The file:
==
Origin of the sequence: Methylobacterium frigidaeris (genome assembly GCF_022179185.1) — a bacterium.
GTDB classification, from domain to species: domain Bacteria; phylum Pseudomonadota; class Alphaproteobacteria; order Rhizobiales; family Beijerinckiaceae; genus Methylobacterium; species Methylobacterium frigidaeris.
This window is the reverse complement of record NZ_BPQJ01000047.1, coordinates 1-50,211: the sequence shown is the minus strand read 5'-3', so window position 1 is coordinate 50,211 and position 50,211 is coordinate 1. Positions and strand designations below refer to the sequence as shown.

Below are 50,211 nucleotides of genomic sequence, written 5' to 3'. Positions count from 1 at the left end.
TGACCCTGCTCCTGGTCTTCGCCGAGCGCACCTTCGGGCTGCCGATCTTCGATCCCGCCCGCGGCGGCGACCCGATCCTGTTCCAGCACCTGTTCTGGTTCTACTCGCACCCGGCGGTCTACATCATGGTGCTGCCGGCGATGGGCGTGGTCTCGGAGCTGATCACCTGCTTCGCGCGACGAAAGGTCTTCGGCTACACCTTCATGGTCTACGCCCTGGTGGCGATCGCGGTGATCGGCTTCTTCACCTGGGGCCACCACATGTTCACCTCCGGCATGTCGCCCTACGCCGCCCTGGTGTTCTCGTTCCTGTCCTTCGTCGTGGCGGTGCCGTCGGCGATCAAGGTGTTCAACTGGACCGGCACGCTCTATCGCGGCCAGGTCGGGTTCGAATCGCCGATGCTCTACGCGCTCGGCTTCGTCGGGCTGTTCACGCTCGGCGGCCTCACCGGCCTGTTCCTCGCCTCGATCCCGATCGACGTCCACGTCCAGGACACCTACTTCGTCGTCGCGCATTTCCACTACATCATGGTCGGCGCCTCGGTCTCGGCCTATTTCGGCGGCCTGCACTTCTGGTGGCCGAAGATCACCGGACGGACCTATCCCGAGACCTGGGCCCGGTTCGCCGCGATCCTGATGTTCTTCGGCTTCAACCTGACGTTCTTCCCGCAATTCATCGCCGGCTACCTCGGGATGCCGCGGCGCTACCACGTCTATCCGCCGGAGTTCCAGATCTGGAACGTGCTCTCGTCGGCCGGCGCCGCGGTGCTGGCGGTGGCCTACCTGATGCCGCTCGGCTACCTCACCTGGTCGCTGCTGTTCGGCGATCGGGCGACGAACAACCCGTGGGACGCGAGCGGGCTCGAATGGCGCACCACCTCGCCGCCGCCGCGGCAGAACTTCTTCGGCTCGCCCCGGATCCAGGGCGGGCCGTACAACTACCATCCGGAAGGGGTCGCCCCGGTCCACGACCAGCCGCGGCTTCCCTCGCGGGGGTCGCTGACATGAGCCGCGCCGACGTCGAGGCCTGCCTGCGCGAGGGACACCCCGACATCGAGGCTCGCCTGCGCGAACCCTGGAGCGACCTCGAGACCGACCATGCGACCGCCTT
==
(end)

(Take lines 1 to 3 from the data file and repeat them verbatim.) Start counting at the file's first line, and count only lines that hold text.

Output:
Origin of the sequence: Methylobacterium frigidaeris (genome assembly GCF_022179185.1) — a bacterium.
GTDB classification, from domain to species: domain Bacteria; phylum Pseudomonadota; class Alphaproteobacteria; order Rhizobiales; family Beijerinckiaceae; genus Methylobacterium; species Methylobacterium frigidaeris.
This window is the reverse complement of record NZ_BPQJ01000047.1, coordinates 1-50,211: the sequence shown is the minus strand read 5'-3', so window position 1 is coordinate 50,211 and position 50,211 is coordinate 1. Positions and strand designations below refer to the sequence as shown.